Like a Brachiosaur sinking into a tar pit, the recording industry as we've known it for the past 70 years is very nearly extinct. But unlike dinosaurs, the RIAA is trying to drag everyone else into the pit with it.
As a long-time print journalist, I actually feel their pain -- slightly. Newspapers and magazines are following CDs into the fossil fuel bin. Some, like InfoWorld, will successfully swap paper for pixels; most won't. Unless you own a blogging empire, it's not a good time to be a publisher. (But, with a few random exceptions, publications haven't been suing their customers for unfettered article swapping.)
The movie industry takes less heat for prosecuting alleged movie pirates, but it's no better than its reptilian cousins on the audio side. That's about to change. The MPAA will soon supplant the RIAA as Public Enemy No. 1 for people who believe that when you buy a copy of something, you actually own it.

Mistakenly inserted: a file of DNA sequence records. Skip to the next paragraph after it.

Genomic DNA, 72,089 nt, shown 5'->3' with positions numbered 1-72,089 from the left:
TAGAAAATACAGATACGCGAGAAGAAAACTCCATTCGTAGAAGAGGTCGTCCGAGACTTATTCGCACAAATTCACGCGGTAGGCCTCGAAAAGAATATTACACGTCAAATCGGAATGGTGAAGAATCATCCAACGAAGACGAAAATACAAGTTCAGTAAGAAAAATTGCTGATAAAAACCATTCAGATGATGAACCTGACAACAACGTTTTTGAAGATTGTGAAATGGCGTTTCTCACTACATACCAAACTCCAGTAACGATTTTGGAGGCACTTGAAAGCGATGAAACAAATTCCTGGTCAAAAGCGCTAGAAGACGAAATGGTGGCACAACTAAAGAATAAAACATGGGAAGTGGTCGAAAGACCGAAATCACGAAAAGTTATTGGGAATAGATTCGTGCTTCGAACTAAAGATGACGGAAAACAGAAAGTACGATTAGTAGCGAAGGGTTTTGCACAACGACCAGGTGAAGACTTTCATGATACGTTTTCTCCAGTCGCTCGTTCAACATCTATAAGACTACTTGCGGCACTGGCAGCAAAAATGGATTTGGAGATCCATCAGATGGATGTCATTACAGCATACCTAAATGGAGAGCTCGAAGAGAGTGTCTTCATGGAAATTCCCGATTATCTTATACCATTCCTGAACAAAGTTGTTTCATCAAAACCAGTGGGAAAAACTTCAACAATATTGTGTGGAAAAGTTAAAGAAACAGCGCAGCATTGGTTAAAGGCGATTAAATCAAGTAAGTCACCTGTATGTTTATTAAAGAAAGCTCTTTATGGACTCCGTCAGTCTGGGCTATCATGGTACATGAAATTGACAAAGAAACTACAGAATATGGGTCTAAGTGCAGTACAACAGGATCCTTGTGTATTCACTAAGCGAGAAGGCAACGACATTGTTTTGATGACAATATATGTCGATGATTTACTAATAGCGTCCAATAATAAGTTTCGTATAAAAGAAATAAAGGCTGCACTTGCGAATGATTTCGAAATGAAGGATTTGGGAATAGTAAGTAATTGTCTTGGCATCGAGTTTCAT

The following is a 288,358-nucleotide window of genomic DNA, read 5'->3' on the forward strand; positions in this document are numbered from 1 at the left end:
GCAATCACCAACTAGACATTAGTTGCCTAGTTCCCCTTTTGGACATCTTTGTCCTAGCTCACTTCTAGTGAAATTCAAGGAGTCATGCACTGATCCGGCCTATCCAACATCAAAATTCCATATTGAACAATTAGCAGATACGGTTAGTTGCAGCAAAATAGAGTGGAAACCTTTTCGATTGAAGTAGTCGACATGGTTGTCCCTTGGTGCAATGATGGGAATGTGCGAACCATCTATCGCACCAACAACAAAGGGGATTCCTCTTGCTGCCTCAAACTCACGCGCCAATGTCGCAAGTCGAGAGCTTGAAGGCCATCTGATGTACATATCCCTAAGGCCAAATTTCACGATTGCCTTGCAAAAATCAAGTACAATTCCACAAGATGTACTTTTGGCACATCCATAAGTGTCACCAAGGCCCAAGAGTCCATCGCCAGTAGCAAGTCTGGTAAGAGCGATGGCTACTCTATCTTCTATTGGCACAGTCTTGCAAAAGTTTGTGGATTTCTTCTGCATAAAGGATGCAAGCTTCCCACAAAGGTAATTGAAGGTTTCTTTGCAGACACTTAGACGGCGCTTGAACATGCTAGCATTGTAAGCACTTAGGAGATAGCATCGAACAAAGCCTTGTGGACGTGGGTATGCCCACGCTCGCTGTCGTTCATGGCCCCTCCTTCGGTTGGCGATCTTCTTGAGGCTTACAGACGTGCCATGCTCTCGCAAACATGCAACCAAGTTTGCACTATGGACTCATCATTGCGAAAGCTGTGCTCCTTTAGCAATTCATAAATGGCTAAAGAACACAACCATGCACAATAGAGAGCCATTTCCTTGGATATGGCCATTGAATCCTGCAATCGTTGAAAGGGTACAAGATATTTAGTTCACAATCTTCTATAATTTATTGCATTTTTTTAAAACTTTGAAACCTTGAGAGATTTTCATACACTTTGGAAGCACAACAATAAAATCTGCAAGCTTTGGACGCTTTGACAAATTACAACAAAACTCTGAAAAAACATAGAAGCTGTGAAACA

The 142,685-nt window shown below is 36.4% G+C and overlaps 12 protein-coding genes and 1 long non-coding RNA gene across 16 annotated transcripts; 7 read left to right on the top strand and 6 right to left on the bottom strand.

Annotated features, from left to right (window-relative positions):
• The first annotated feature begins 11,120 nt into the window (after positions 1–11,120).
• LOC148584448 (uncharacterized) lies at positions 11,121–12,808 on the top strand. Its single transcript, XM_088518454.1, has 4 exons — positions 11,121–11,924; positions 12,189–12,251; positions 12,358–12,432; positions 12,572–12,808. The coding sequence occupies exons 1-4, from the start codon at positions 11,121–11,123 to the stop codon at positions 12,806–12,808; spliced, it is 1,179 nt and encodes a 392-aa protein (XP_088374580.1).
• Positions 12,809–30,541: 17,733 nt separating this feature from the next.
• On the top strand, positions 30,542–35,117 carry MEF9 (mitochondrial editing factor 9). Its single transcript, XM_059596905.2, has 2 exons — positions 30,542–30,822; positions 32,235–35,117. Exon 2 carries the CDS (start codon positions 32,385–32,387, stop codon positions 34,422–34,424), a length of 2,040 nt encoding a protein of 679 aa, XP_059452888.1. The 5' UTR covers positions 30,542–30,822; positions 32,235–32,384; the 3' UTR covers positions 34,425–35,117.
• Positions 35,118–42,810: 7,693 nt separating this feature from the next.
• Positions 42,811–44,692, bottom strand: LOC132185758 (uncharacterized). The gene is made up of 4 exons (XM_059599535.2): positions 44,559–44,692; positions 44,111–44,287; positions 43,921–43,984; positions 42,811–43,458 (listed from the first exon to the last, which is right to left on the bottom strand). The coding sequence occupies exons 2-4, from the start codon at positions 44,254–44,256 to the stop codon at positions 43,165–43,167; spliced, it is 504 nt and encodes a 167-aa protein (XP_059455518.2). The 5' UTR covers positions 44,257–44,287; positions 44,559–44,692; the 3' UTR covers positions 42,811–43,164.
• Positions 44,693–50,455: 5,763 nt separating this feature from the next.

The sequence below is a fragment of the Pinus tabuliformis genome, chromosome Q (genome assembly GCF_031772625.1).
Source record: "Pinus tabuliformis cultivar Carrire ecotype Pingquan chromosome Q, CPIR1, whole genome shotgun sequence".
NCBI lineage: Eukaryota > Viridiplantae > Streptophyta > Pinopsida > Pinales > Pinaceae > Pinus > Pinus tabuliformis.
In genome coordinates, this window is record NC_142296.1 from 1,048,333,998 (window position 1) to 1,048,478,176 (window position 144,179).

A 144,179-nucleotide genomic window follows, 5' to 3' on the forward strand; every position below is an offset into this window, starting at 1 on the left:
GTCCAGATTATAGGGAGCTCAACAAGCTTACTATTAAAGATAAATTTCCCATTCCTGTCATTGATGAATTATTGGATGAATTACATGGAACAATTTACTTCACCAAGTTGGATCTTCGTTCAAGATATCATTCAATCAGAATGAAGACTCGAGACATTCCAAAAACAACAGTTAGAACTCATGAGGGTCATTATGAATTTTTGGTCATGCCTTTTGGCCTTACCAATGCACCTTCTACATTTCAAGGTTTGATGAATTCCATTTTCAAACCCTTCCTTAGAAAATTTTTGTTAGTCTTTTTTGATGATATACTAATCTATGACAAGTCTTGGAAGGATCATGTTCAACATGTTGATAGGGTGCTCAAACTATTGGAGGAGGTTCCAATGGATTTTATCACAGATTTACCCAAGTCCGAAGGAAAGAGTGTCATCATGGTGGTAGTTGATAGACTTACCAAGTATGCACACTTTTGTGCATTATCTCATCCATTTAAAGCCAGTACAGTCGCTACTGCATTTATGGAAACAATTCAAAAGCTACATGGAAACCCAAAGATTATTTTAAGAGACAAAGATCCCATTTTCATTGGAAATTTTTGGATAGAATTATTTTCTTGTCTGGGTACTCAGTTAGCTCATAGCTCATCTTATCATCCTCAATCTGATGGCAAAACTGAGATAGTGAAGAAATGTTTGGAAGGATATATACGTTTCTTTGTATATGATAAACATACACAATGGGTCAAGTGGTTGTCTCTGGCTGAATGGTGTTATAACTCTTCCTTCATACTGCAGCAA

Case in point: The dueling lawsuits between the movie studios and RealNetworks over the RealDVD software.
Interestingly, it was Real who sued first -- launching a preemptive strike by asking courts in Northern California to declare its DVD copying license legal. It only took a few hours for the studios to respond in kind. Greg Goeckner, general counsel and designated spokesmodel for the MPAA, churned out a few choice sound bites [PDF]:
RealNetworks' RealDVD should be called "StealDVD"... . The major motion picture studios have been making major investments in technologies that allow people to access entertainment in a variety of new and legal ways. This includes online video-on-demand, download-to-own, as well as legitimate digital copies for storage and use on computers and portable devices that are increasingly being made available on or with DVDs. Our industry will continue on this path because it gives consumers greater choices than ever.
Except, of course, the choice to take a movie you paid for and make decisions about how and where you watch it.